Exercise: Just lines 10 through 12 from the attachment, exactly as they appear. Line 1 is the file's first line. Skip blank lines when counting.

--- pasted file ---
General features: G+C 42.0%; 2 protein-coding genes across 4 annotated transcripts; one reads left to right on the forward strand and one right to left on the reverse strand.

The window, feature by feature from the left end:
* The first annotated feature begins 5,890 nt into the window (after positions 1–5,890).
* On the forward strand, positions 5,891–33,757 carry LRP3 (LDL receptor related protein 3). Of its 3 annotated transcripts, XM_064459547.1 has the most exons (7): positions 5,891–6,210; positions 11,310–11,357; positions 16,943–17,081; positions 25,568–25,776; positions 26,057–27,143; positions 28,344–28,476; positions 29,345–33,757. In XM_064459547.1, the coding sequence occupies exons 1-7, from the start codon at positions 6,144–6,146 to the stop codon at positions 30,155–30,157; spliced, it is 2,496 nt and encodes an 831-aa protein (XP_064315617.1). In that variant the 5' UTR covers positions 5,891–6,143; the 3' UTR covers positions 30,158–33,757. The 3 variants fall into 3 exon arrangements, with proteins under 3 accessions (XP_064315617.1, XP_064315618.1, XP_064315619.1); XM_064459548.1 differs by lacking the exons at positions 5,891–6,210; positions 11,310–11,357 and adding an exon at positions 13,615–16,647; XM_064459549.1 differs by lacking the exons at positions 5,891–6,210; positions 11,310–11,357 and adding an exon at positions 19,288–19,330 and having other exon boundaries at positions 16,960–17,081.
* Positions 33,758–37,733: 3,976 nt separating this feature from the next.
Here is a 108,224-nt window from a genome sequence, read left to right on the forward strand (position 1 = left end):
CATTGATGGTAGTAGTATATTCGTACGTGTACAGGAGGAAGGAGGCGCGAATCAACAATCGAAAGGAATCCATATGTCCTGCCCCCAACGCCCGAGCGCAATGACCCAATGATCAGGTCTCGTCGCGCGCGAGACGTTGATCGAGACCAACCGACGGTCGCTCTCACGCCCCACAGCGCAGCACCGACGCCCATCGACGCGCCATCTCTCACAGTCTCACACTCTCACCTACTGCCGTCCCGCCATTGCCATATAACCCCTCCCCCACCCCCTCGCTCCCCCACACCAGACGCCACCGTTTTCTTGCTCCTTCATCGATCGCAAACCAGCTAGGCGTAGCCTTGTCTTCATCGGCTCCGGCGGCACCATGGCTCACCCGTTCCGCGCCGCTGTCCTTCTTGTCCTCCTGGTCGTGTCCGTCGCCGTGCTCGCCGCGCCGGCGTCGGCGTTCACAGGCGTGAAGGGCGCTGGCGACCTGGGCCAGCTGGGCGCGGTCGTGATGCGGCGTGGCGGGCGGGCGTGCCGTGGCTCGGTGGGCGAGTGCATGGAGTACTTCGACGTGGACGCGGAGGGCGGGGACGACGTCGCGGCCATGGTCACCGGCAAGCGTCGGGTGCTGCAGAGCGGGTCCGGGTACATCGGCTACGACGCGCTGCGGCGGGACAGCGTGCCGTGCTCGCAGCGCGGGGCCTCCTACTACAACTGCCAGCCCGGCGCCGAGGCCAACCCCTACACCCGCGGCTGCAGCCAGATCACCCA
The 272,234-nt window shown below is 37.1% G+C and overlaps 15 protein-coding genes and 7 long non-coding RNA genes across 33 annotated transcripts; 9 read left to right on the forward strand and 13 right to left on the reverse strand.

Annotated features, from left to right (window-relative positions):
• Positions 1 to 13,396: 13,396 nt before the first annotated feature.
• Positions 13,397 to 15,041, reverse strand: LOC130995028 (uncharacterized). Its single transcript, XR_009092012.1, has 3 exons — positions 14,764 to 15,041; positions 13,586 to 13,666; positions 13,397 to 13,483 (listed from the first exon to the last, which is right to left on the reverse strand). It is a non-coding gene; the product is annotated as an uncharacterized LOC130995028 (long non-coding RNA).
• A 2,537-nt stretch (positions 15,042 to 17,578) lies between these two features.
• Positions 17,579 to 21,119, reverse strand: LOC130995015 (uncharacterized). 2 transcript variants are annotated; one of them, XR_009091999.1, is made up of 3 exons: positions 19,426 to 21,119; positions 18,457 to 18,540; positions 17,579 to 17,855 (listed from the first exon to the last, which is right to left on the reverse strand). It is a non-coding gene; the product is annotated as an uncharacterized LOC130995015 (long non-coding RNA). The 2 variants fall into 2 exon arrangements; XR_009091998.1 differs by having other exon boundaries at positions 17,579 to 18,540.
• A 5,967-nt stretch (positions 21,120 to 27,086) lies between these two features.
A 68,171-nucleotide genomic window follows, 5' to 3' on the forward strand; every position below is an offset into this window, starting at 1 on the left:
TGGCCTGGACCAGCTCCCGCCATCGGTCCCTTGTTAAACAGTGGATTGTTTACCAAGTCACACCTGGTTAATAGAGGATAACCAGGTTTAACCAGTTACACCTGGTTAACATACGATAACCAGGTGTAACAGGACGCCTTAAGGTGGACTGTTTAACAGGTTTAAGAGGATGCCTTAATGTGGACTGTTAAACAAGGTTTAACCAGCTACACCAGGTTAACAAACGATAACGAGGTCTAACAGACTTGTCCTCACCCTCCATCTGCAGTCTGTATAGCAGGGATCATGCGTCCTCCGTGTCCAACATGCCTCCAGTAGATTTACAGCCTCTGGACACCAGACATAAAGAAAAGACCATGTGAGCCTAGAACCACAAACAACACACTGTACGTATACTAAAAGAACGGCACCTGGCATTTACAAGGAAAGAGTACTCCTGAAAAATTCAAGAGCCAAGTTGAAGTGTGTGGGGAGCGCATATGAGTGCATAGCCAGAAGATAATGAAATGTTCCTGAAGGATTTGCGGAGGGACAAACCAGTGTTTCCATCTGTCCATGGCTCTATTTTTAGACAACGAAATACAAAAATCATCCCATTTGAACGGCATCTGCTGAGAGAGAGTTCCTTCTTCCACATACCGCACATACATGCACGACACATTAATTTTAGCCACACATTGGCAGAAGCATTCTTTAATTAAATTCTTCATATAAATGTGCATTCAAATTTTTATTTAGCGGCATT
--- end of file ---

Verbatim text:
• Positions 1 to 13,396: 13,396 nt before the first annotated feature.
• Positions 13,397 to 15,041, reverse strand: LOC130995028 (uncharacterized). Its single transcript, XR_009092012.1, has 3 exons — positions 14,764 to 15,041; positions 13,586 to 13,666; positions 13,397 to 13,483 (listed from the first exon to the last, which is right to left on the reverse strand). It is a non-coding gene; the product is annotated as an uncharacterized LOC130995028 (long non-coding RNA).
• A 2,537-nt stretch (positions 15,042 to 17,578) lies between these two features.